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  1. #1
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    Jan 2012
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    Raleigh, NC
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    Default Open Cell Foam Spray-up insulation under roof decking

    On a recent episode of Ask TOH you were recommending spray-up open cell foam insulation as a remedy to ice damming. This is probably an effective remedy in the snow bound north, but my question is what happens if this approach was tried in the south where we have blistering heat all summer ? It is known that an attic that is not properly ventilated will cause the shingles on the roof to curl up and shorten the life of the roof. With the open cell spray up insulation the heat is trapped between the insulation and shingles wouldn't that affect the life of the roofing material ? Is this open cell spray up even recommended where the summers are hot ?

    Paul J. Daoust
    Raleigh, NC

  2. #2
    Join Date
    May 2011
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    251

    Default Re: Open Cell Foam Spray-up insulation under roof decking

    Quote Originally Posted by pjdaoust View Post
    It is known that an attic that is not properly ventilated will cause the shingles on the roof to curl up and shorten the life of the roof. With the open cell spray up insulation the heat is trapped between the insulation and shingles wouldn't that affect the life of the roofing material ? Is this open cell spray up even recommended where the summers are hot ?

    Paul J. Daoust
    Raleigh, NC
    Is that truly a fact? My attic was completely unvented for 86 years. The current roof is 8 years old and the shingles look fine to me.

    Venting attics didn't become popular until after WWII. Actually it's hard to pinpoint when the practice started. It probably began at the same time we started insulating attics.

    So are modern shingles just inferior to shingles from before 1945??? Possibly.

    You also have to consider how hot even a vented attic is and how little actual airflow there is compared to the solar heat gain on a roof. Plus you have wood sheathing under the shingles. Hardly a good heat transfer material. The numbers I've seen say that the cooling effect is around 5F.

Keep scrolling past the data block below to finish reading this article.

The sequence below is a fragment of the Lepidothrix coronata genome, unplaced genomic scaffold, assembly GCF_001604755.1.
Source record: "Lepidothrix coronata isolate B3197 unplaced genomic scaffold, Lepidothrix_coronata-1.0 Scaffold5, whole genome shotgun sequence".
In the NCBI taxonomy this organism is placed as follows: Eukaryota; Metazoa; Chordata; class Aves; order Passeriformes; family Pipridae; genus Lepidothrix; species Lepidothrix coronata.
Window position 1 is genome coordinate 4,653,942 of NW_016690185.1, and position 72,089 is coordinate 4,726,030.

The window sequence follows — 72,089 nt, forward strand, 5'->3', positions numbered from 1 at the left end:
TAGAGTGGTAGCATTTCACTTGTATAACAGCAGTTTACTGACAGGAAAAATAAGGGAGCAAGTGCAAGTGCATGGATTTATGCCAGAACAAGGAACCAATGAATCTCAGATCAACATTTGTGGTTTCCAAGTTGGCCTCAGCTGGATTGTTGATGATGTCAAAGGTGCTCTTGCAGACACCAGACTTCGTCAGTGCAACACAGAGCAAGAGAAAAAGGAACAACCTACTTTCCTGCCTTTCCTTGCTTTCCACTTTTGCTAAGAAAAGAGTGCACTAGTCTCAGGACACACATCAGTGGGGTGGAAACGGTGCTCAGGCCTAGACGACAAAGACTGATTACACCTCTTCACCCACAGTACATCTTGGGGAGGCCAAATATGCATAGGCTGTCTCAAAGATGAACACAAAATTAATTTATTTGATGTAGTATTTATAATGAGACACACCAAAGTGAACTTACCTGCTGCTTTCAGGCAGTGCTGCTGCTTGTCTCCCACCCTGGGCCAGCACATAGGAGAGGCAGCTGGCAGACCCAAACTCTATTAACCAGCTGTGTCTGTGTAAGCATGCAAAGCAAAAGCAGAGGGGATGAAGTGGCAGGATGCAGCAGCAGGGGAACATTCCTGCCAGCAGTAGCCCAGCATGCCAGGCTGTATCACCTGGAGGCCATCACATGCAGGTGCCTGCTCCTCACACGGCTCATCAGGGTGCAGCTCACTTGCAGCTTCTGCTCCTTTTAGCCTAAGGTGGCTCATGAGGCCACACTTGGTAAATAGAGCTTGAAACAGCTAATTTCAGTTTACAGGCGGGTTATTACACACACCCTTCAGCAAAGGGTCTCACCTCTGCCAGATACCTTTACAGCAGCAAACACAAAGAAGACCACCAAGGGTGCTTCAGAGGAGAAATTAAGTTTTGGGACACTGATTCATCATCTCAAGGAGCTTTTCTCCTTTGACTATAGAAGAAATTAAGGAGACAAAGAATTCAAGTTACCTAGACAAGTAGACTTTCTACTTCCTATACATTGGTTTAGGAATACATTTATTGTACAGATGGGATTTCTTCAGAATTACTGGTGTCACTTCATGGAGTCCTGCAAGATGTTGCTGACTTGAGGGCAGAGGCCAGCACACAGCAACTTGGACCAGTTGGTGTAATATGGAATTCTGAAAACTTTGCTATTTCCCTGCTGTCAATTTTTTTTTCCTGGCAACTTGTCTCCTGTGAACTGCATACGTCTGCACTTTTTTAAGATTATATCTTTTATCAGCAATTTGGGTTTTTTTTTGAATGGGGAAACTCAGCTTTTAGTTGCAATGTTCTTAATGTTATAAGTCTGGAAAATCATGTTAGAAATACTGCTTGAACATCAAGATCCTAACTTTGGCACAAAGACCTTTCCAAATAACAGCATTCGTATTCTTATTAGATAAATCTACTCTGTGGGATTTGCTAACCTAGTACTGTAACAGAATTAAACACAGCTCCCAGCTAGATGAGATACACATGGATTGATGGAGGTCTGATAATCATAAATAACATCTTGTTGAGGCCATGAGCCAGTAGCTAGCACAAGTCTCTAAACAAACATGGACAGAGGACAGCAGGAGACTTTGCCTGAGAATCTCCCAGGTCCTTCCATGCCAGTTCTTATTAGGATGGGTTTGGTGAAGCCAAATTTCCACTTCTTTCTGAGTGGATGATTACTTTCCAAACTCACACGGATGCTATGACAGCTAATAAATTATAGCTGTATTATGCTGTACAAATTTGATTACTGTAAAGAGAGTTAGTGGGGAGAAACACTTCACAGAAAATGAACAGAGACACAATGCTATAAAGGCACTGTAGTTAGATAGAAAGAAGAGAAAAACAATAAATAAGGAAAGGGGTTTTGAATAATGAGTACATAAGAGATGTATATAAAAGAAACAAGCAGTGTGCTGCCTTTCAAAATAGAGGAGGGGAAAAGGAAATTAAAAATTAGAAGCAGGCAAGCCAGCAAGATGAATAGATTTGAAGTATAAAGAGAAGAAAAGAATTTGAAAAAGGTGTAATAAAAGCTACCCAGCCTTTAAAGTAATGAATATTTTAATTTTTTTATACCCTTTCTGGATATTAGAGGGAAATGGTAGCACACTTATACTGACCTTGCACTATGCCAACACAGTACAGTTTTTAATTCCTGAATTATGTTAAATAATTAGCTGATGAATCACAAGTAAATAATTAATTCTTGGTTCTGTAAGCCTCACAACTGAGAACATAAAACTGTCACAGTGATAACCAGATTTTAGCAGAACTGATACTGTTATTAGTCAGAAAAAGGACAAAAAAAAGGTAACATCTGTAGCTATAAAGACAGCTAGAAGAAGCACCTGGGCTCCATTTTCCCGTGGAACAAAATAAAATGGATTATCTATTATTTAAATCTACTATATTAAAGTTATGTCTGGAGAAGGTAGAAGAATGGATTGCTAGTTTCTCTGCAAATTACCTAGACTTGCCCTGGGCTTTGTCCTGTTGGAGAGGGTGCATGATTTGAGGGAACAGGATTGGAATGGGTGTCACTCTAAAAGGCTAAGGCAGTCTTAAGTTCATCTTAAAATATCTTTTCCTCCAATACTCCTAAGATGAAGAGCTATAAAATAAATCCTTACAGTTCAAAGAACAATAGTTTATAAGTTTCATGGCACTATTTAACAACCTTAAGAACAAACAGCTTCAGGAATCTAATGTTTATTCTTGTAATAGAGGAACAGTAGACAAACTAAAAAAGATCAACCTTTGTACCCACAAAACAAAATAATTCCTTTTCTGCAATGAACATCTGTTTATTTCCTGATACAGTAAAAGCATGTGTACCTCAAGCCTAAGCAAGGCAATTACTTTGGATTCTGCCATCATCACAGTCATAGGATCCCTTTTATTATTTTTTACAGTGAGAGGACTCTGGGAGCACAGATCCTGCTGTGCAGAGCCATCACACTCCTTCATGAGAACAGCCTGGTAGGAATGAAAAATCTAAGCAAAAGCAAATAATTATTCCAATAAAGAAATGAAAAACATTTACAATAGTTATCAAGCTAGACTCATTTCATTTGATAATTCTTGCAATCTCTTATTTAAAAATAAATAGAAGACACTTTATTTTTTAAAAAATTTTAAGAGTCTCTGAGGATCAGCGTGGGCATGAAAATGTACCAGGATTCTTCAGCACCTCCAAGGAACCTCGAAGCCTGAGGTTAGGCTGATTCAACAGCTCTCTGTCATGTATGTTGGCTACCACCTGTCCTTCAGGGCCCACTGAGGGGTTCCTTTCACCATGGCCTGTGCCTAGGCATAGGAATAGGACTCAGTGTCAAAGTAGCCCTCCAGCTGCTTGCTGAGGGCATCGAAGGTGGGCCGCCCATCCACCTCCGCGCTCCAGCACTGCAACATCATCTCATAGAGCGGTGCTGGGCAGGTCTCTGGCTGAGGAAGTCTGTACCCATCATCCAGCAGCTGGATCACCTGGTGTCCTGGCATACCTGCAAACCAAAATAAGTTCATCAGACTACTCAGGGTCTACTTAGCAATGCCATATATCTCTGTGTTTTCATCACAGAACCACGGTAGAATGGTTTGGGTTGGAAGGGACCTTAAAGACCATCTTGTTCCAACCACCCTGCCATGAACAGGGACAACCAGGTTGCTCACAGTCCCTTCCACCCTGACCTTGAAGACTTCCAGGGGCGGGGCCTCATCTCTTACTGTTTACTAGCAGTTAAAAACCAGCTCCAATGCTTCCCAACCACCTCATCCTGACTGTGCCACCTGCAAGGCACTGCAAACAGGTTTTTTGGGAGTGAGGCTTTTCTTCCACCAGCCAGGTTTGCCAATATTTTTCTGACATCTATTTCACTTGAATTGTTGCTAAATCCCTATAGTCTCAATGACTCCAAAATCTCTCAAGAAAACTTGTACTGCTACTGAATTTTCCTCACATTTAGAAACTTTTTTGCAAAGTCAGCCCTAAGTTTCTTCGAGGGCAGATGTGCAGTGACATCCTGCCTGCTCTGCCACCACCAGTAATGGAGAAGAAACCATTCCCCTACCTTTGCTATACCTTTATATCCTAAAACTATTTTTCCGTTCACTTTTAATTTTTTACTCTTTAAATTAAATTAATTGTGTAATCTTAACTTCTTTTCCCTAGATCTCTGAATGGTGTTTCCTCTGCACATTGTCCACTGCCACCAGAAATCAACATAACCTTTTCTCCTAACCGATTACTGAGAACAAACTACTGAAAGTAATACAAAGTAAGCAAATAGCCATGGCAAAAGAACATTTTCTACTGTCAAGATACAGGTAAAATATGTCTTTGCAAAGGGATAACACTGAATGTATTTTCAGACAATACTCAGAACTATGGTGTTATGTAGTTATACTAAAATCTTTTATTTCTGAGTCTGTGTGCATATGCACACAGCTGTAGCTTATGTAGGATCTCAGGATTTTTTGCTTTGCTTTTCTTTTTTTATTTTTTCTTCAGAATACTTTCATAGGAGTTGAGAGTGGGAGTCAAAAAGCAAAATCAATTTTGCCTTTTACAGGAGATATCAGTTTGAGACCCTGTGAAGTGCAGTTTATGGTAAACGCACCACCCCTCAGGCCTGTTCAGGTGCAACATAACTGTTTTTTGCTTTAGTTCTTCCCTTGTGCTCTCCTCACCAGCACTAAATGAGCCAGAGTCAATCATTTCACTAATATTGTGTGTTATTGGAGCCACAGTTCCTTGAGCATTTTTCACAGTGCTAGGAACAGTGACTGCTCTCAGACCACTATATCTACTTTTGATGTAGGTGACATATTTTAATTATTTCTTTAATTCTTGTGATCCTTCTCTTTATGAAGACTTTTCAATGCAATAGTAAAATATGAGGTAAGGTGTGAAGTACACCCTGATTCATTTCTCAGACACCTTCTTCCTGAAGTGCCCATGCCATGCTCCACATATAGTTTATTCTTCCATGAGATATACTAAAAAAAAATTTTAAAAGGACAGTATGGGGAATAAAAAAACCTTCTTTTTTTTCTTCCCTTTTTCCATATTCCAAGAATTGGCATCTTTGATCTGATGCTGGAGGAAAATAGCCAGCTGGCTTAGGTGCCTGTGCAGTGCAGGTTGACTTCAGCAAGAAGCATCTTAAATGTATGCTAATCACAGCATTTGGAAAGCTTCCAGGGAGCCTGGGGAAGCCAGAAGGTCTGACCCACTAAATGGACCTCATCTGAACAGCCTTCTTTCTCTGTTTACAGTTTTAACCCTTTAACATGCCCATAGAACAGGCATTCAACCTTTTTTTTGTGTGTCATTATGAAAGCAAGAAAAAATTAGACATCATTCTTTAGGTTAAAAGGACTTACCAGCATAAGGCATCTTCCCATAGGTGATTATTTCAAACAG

Shingles still curl on well vented attics. I think it has more to do with quality of materials. That's my take.
    1925 Two-Story Stucco Beaux Arts Neoclassical

  3. #3
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    Jan 2012
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    Raleigh, NC
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    Default Re: Open Cell Foam Spray-up insulation under roof decking

    Quote Originally Posted by motoguy128 View Post
    Is that truly a fact? My attic was completely unvented for 86 years. The current roof is 8 years old and the shingles look fine to me.

    Venting attics didn't become popular until after WWII. Actually it's hard to pinpoint when the practice started. It probably began at the same time we started insulating attics.

    So are modern shingles just inferior to shingles from before 1945??? Possibly.

    You also have to consider how hot even a vented attic is and how little actual airflow there is compared to the solar heat gain on a roof. Plus you have wood sheathing under the shingles. Hardly a good heat transfer material. The numbers I've seen say that the cooling effect is around 5F.